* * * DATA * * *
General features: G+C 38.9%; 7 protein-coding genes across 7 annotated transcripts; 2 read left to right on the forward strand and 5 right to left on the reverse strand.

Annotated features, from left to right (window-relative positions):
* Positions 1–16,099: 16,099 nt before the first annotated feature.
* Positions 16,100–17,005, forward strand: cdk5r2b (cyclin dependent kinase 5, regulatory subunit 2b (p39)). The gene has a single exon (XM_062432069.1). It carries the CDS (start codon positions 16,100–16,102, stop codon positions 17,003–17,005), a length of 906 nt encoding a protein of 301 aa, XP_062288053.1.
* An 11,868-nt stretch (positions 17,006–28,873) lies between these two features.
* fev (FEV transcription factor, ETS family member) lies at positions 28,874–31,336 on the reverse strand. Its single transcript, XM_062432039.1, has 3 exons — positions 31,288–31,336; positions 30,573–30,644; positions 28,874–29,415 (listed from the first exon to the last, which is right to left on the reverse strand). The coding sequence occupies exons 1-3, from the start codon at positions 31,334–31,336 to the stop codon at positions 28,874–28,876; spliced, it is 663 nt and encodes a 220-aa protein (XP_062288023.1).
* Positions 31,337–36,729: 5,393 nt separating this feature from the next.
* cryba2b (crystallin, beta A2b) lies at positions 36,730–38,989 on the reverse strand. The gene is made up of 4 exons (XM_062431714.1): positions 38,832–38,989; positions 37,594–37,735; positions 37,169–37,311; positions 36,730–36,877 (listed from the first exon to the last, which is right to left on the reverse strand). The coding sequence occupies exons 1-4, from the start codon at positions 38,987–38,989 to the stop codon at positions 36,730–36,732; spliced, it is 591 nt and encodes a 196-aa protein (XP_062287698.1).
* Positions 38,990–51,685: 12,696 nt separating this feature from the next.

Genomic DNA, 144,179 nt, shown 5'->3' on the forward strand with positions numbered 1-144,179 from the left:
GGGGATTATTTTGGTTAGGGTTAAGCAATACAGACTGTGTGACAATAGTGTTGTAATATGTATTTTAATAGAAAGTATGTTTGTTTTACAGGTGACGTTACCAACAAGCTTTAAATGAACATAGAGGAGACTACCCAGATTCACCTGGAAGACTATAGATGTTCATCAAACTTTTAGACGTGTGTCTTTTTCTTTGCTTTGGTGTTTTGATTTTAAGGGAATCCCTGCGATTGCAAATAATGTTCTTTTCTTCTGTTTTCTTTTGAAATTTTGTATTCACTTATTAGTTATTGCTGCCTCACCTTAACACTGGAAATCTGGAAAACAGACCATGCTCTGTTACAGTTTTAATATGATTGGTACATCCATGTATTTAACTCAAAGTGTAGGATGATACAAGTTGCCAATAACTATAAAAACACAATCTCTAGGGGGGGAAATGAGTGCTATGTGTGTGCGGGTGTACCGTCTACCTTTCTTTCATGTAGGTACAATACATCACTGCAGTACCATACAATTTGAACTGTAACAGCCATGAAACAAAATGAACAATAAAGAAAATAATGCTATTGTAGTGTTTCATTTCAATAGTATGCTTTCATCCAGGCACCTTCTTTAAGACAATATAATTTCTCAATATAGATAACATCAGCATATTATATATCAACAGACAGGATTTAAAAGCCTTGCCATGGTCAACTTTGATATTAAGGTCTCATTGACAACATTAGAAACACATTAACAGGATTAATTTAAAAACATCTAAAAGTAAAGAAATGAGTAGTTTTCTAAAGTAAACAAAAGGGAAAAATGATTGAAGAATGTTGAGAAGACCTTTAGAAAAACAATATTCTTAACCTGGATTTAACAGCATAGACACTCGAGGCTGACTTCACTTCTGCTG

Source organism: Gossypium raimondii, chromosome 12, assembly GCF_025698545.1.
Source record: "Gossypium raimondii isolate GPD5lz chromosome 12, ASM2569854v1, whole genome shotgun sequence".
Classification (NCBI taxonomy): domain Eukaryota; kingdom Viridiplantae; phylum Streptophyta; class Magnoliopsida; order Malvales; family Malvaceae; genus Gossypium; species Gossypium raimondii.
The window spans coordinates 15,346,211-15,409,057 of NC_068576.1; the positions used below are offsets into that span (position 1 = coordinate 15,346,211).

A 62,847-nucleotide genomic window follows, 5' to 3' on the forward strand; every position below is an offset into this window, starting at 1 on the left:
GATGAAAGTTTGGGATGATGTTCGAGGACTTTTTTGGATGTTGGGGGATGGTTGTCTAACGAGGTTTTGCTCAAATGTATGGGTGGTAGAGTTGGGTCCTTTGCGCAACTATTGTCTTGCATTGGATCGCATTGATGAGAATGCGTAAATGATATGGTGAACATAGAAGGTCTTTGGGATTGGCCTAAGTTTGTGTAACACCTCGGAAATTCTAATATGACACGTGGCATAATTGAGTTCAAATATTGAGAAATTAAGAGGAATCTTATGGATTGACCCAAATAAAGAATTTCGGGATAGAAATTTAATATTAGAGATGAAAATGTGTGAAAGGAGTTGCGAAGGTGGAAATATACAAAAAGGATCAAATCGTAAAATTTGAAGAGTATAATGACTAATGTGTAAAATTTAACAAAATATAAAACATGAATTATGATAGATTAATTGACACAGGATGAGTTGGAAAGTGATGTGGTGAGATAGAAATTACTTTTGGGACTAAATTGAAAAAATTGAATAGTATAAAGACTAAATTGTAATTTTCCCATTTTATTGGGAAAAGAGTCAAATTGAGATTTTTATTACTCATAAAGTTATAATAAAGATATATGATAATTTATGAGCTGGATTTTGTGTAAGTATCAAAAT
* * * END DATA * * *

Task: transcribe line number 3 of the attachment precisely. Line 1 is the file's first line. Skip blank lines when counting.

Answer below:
* Positions 1–16,099: 16,099 nt before the first annotated feature.